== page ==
Surrounding this pulpy narrative is filmmaking that would be called highly stylized if it weren’t so obviously cheap. Most of the movie takes place in cars or in small offices or apartments. I don’t think there’s a single establishing shot that isn’t stock footage, and there’s more rear-projection in 70 minutes of Detour than in Douglas Sirk’s entire career. There’s even a scene in the streets of New York City that’s just a sound stage with lots of fog, not even big enough to sustain the walking characters for five steps. And yet, Ulmer, a German refugee and an assistant of Murnau’s, makes cinematic lemonade by using his lack of budget to give us a disjointed nightmare world, one that seems dangerous and aggressive because it doesn’t follow the rules of the universe we know. Detour most purely synthesizes the two influences of film noir: German Expressionism and the Depression-Era American crime film. Detour’s artificiality adds a heightened element to it, proving that it has as much in common with The Cabinet of Dr. Caligari (1920) as it does with I Am a Fugitive from a Chain Gang (1932). Things that would be considered mistakes in other films contribute the entire appeal of this one. Noirs aren’t supposed to be slick; their worlds must reflect the psyche of their troubled heroes—a little unglued—and Detour is as haunting as it comes.
It also benefits from having one of the most troubled heroes in the canon as Neal’s sad sack loser is a sadder sack than Bogart or Mitchum would ever allow themselves to be. This is a weak man, who sarcastically quips to Vera that his “favorite sport is being kept prisoner,” which reveals more truth than he’d like to admit. He narrates directly to us throughout the movie, pleading his case as an unfortunate victim of fate, but he’s never sympathetic because he’s so mealy-mouthed and pitiful. How believable can his narration be? We hear about the pure love between him and Sue (Claudia Drake), but when we see her, she seems distant and she certainly drops him for Tinseltown quick enough. When he calls her from New York, she has a lecherous look on her face that betrays a desire to get off the phone with this milquetoast so she can have some fun. I’m extrapolating this; the scene is another odd budget-driven peculiarity in which only Roberts is shown speaking, but there’s enough ambiguity there to lead us to believe that Roberts isn’t being deprived of an all-time romance. The movie’s grandest cinematic flourish happens when we see Roberts dream of Haskell’s death which has just occurred. He’s already narrating the story to us and now we’re being shown what he remembers. Who is he constructing this story for? Us or himself?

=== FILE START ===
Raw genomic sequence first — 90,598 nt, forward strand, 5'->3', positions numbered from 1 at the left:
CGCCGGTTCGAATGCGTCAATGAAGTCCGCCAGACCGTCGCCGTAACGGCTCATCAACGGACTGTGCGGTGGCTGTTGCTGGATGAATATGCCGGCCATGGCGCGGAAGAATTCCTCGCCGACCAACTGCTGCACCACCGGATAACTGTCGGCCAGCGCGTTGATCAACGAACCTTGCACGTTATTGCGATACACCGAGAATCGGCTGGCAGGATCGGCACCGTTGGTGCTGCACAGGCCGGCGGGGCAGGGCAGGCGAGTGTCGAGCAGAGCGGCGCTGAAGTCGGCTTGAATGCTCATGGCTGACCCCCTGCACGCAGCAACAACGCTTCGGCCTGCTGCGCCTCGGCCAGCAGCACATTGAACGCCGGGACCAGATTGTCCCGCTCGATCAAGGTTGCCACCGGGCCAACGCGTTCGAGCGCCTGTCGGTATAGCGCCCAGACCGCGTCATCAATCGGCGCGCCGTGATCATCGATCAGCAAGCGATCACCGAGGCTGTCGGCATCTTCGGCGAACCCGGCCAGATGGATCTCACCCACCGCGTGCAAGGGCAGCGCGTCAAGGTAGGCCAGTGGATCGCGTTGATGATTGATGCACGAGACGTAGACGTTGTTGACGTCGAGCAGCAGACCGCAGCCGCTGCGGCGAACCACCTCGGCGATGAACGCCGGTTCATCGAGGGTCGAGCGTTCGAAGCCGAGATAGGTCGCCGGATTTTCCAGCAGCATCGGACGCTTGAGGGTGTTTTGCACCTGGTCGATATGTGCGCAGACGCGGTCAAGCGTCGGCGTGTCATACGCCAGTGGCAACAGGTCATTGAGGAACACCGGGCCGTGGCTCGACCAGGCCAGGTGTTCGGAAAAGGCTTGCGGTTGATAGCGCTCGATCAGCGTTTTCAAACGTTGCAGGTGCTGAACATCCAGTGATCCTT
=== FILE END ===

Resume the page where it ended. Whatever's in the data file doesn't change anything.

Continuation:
Pitted against this pathetic foil is a snarling chimera created by the appropriately named Ann Savage (born Bernice Lyon, which also works), who prowls the edges of the movie like a jailor and can make the word “sucker” sound like the lowest insult imaginable. Roberts would be dominated by far meeker femme fatales, but in Vera’s hands he never stands a chance.
Low-budget rush-job B-pictures were a staple of wartime Hollywood (they still are; they just have bigger budgets) and here is one that used its quickie status as its vehicle to greatness. Detour’s appeal and lasting effect is that it’s the most noir, and it has the weakest antihero, the most vicious vixen, the least hospitable environment. There isn’t time for the slightest of subtlety or shading so it simply exists as pure fatalistic drama. Think of the hokey dialogue that might have been workshopped out had there been time: “I was tussling with the most dangerous animal in the world, a woman.” “As I drove off, it was still raining and the drops streaked down the windshield like tears.” “Life’s like a ballgame. You gotta take a swing at whatever comes along before you find it’s the ninth inning.” “What’d you do, kiss him with a wrench?” That’s my favorite because it’s a good descriptor of the movie. Detour, this imperfect unsubtle masterpiece, kisses you with a wrench.